Seasonal fluctuations in electric car range are well documented. For example, here is our research on cold-weather range and idling in freezing conditions. But these types of reports focus on things like battery chemistry and vehicle efficiency, often missing the story about how drivers adapt to the season, sometimes without even noticing it. 

This study set out to answer these questions. 

We found that drivers are more cautious about range and charging behavior in cold weather. In practice, this means that they do not wait as long to recharge – regardless of whether you look at miles driven or time between charges. EV drivers are also more likely to use a greater percentage of their battery capacity (depth of discharge) when it's warm out.

These trends are visible in an analysis of 35,000 readings from 521 trips in Ford Mustang Mach-Es and 65,000 data points across 486 trips in VW ID.4s – all real drivers in real-world conditions. 

The charts below show both depth of discharge and duration between charge as the temperature increases. The first chart shows the duration between charges in time, while the second chart shows duration between charges in miles driven. In both cases, drivers charge more frequently as the temperature drops, showing a conservative change in behavior. 

We also surveyed our community of 10,000+ EV drivers to learn how they adapt to changing seasons.

“At 65 degrees F (or more) with little/no wind, I get roughly 1 mile traveled per 1 mile of battery capacity used.  At 0 degrees F, I get roughly 1 mile traveled per 1.6 miles of battery capacity used.”  - Tesla driver
“Indicated range while driving in cold weather is less accurate. Range decreases much quicker. I drove 105 miles. Range indicated 180 miles when I started, and only 30 miles when I arrived.” - Audi driver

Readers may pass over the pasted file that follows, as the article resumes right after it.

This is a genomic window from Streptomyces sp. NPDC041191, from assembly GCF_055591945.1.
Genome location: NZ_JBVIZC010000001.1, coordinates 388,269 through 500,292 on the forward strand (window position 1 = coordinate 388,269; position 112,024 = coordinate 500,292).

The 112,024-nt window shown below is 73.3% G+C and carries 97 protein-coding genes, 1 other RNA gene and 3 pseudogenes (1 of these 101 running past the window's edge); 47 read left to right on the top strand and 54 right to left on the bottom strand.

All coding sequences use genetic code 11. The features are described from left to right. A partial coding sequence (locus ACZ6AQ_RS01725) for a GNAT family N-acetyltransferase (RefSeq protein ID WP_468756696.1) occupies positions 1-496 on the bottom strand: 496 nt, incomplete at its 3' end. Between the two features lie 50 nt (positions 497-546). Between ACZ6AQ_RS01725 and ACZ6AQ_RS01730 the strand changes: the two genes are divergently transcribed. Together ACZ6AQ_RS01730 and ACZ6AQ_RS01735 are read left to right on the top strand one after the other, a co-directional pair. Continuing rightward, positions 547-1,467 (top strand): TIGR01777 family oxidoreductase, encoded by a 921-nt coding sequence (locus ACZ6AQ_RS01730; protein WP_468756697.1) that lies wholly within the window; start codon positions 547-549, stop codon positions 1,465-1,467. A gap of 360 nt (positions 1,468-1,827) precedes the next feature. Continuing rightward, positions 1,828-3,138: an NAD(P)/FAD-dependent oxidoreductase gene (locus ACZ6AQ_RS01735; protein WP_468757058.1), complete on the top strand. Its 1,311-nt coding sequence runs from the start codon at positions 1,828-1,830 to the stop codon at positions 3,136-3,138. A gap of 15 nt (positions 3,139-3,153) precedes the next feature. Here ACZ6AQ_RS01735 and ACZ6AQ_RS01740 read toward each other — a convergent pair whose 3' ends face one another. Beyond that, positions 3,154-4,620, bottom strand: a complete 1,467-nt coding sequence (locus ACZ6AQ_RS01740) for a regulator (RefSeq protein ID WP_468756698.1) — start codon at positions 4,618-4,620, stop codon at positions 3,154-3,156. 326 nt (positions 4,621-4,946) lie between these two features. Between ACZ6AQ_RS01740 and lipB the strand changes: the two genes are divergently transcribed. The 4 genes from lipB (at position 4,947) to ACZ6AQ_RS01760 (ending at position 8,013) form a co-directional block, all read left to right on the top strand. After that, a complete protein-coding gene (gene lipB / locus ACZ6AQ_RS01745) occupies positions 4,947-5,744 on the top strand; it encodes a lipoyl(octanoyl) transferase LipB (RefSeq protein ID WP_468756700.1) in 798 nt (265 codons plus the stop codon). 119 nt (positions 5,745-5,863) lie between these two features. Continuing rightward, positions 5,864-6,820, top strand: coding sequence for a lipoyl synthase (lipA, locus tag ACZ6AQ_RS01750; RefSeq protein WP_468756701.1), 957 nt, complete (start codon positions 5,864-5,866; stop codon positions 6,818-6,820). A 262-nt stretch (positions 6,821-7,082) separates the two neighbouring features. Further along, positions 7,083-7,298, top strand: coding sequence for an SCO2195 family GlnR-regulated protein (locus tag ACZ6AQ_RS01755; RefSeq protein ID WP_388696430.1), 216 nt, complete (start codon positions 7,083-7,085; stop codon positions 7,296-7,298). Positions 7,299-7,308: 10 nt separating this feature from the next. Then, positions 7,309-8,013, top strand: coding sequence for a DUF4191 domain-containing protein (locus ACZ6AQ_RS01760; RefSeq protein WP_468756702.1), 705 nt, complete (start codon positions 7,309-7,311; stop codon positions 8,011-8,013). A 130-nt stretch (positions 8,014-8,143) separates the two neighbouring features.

Overall, the self-reported range reduction that EV drivers experience in the winter is 30% of what they expect in mild weather. That means that if a driver usually gets 300 miles, they expect to top out at 210 miles when it’s freezing. To go along with this, 60% of drivers find they charge “a little” or “a lot” more when it’s cold. Those who charge a lot more are largely from states such as Michigan, Illinois, Minnesota, Maine, Pennsylvania, Idaho where frigid temperatures are a winter norm. 

“I charge a little extra on cold days like instead of 78% I’ll charge to 85%” - Tesla driver
“In the warmer weather I almost never have to charge during the course of my day. In the winter it happens somewhat frequently.” - Bolt EV driver

In the end, cold weather affects seasoned EV drivers less than it is often reported. 25% of drivers said they “always plug in at home so don’t notice” the change and 15% live in climates where the cold weather does not affect them. 

For other cold-weather resources, EV owners in the US can connect their car to Recurrent for detailed temperature analysis and free monthly reports. We also recommend reading this article on preconditioning or sign up for our EV 101 series.